The Thrill of Creation with Jordon Nickerson

Exploring and enjoying the creative process of music making is at the heart of Jordon Nickerson’s approach to music. As Focusrite’s Education Marketing Coordinator, he works with the VP of Education and VP of Marketing to help get Focusrite gear into the hands of students. “We build partnerships with educational institutions, K-12 as well as college and audio trade programs, and put together packages to meet the gear needs of teachers,” he explains.

Jordon’s entry into music started with playing violin and guitar around the age of 12. “I started learning how to make hip-hop beats in a DAW when I was about 16. My first set up was a hand-me-down MacBook, a cheap interface, and a copy of Logic 8.”

ince then, Jordon’s musical set up has grown alongside his love of electronic music production, and he incorporates his early musical skills into his current projects. “I have some piano and bass guitar skills. I also have several synthesizers, drum machines and a Eurorack system. I mainly produce house and techno music, but I also enjoy making hip hop and R&B music.”

Jordon takes huge inspiration from the act of creating itself. “I was inspired by the thrill of creation more so than a person. I was fascinated with sampling and spent hours recreating my favorite hip-hop beats.” However, he also calls out Stevie Wonder as a source of inspiration and a dream artist to collaborate with. “He has a way of making the most musically complex chord progressions and arrangements sound effortless and catchy. He makes complex songs that you don't have to be an expert to understand.”

Creating music as a black artist is not a monolithic experience, and Jordon speaks on his experience making music as a black artist in the electronic music scene. “I don't think I have faced challenges related to being a person of color in the world of dance music so far, and I think that has to do with the impact of the internet and the democratization of music technology.”

his democratized access to music technology for underrepresented demographics of people, through access to instruments or musical education, is what is currently working to make music production and music tech a more inclusive space to exist in and explore their identities and creative ideas. “There aren't the same gatekeepers in the music industry that there were before. This isn't to say that challenges for people of color don't exist because they certainly do,” elaborates Jordon, “I'm just fortunate enough to not have run into anything like that, that I know of.”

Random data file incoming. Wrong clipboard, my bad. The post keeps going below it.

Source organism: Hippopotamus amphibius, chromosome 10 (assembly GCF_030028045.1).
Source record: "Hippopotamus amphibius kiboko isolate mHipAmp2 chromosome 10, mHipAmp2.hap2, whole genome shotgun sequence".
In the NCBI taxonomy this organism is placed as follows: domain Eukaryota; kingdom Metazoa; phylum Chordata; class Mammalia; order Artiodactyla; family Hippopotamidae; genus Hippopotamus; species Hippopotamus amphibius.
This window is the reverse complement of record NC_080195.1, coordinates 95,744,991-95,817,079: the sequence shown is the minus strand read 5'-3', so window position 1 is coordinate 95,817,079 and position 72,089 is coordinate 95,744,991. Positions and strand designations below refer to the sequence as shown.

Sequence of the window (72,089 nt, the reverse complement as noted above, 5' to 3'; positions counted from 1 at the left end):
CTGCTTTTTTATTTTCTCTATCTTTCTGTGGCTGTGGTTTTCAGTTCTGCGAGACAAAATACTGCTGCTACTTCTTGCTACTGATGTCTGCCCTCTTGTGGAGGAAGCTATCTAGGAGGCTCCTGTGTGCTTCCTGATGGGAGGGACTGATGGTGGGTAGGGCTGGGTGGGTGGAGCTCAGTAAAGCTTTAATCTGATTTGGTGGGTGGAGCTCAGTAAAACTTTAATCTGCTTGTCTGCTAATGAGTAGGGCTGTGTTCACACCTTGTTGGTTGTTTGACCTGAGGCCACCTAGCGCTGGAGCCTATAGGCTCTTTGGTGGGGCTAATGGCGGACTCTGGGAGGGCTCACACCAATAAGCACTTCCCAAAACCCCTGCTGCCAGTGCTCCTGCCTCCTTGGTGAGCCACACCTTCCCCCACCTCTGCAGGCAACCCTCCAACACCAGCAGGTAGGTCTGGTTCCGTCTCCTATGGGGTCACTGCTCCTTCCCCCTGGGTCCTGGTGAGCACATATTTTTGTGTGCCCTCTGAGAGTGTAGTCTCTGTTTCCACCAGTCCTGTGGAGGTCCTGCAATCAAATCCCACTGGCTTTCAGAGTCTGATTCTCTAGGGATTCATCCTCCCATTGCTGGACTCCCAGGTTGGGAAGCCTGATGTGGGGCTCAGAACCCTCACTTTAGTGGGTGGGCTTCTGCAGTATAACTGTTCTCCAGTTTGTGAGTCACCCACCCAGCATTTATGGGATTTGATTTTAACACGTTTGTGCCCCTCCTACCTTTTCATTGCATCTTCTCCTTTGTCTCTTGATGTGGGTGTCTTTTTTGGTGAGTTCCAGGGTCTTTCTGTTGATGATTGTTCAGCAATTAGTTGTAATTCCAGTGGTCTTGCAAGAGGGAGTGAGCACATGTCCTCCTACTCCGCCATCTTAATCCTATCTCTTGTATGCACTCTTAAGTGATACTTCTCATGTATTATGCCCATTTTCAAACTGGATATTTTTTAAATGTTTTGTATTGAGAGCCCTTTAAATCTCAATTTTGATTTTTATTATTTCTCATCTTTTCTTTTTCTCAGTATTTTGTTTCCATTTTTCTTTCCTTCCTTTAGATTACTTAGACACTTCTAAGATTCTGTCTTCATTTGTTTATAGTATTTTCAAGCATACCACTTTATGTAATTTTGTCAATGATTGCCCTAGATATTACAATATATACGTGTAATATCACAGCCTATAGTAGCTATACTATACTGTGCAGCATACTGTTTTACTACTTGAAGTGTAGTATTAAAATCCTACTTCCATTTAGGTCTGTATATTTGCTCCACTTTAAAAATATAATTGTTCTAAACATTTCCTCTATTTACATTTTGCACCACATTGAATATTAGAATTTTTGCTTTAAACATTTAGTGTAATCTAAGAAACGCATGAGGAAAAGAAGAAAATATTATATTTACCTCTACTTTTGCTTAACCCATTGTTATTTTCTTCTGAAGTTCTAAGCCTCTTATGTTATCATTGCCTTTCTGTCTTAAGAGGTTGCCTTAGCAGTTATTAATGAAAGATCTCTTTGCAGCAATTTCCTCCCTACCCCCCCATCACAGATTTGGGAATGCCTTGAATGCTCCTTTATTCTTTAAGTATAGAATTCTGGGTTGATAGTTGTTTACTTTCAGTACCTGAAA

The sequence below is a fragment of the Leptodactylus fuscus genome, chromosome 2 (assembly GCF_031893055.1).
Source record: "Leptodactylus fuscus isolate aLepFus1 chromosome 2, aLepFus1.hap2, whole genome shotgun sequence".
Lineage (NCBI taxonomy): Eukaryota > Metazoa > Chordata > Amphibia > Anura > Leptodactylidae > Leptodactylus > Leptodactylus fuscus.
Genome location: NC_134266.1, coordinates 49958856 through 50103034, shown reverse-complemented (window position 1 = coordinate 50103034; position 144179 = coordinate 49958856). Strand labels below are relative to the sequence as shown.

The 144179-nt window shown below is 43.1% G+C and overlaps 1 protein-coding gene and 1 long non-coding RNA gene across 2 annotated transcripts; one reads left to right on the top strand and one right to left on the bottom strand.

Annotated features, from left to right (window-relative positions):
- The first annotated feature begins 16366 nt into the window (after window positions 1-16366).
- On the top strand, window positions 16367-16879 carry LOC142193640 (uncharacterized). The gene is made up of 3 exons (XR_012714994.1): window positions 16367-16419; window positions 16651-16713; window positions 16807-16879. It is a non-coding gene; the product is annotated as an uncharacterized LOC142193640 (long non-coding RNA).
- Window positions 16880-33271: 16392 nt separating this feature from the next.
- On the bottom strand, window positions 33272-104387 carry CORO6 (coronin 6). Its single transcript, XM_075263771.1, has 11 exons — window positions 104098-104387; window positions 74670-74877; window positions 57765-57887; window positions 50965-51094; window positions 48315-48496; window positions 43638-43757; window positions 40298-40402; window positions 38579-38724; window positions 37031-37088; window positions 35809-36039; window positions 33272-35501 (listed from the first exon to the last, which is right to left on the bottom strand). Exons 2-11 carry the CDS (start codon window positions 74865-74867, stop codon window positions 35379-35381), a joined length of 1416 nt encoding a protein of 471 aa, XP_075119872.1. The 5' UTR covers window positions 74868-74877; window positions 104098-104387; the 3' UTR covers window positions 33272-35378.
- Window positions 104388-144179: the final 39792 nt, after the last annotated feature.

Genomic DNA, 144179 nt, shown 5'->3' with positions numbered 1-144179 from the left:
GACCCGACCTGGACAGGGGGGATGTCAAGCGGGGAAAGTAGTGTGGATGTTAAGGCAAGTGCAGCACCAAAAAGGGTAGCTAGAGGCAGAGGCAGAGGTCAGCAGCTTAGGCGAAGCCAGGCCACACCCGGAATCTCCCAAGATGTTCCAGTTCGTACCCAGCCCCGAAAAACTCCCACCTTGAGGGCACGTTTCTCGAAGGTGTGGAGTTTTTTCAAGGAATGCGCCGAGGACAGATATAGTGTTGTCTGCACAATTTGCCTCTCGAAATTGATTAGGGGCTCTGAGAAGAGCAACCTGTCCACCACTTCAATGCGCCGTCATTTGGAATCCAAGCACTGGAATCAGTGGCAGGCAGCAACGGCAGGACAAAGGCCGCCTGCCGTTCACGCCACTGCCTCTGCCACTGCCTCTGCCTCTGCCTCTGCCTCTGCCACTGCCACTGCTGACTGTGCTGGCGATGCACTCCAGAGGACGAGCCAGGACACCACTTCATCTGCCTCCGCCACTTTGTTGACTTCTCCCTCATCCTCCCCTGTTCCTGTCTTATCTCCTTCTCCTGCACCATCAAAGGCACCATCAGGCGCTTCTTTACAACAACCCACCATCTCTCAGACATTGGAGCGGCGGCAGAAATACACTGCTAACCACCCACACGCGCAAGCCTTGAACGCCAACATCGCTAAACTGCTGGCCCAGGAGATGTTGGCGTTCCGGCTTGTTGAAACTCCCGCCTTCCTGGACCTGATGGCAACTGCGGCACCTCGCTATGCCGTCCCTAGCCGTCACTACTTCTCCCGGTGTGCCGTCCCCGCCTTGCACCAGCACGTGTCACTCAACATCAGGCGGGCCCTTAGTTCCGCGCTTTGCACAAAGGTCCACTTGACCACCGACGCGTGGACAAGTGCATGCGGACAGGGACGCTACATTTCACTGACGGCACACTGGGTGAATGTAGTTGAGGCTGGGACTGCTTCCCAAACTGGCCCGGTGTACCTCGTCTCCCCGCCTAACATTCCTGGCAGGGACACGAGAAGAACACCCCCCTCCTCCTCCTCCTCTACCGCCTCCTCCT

Jordon continues to note the ways that the celebration of Black History Month is important for American society, but also important for musicians and music lovers. “Learning about the past helps us better understand our present and learning about the history of African Americans in music helps us better understand our current musical landscape. For house and techno music specifically, there are elements of the way the music is produced and consumed that come out of the Black American experience.”

Of his creative endeavors, Jordan has already released an EP on Growth in Decay Records and completed a short tour of Texas in 2019. “I've also done remixes for Mystery Zone Records and System Records and I'm working on two remixes for a hip hop artist from New Orleans. I also have a new EP in the works.

Through making beats of his own, Jordon finds joy in exploring electronic music. “I enjoy producing electronic music because it feels limitless. There are genre conventions for electronic music, but I don’t feel boxed into them. The techno rabbit hole has no bottom and I find that thrilling.”

Jordon attributes his growth as an artist to that initial love of creation and connectedness with intuition that he uses when creating. “I think I have a good ear for interesting sounds, and I have a lot of confidence in my taste and musical opinions. I got to where I am with my music by trusting my gut.”

With an uncompromised sense of self, Jordon creates music that feeds into his love of creativity and continues to be inspired by the act of creating. “Follow your creativity and focus on the things you find the most interesting about music production, as opposed to doing things that you aren’t actually interested in because you think that’s what you are ‘supposed’ to do.”

Find Jordon on Instagram and Spotify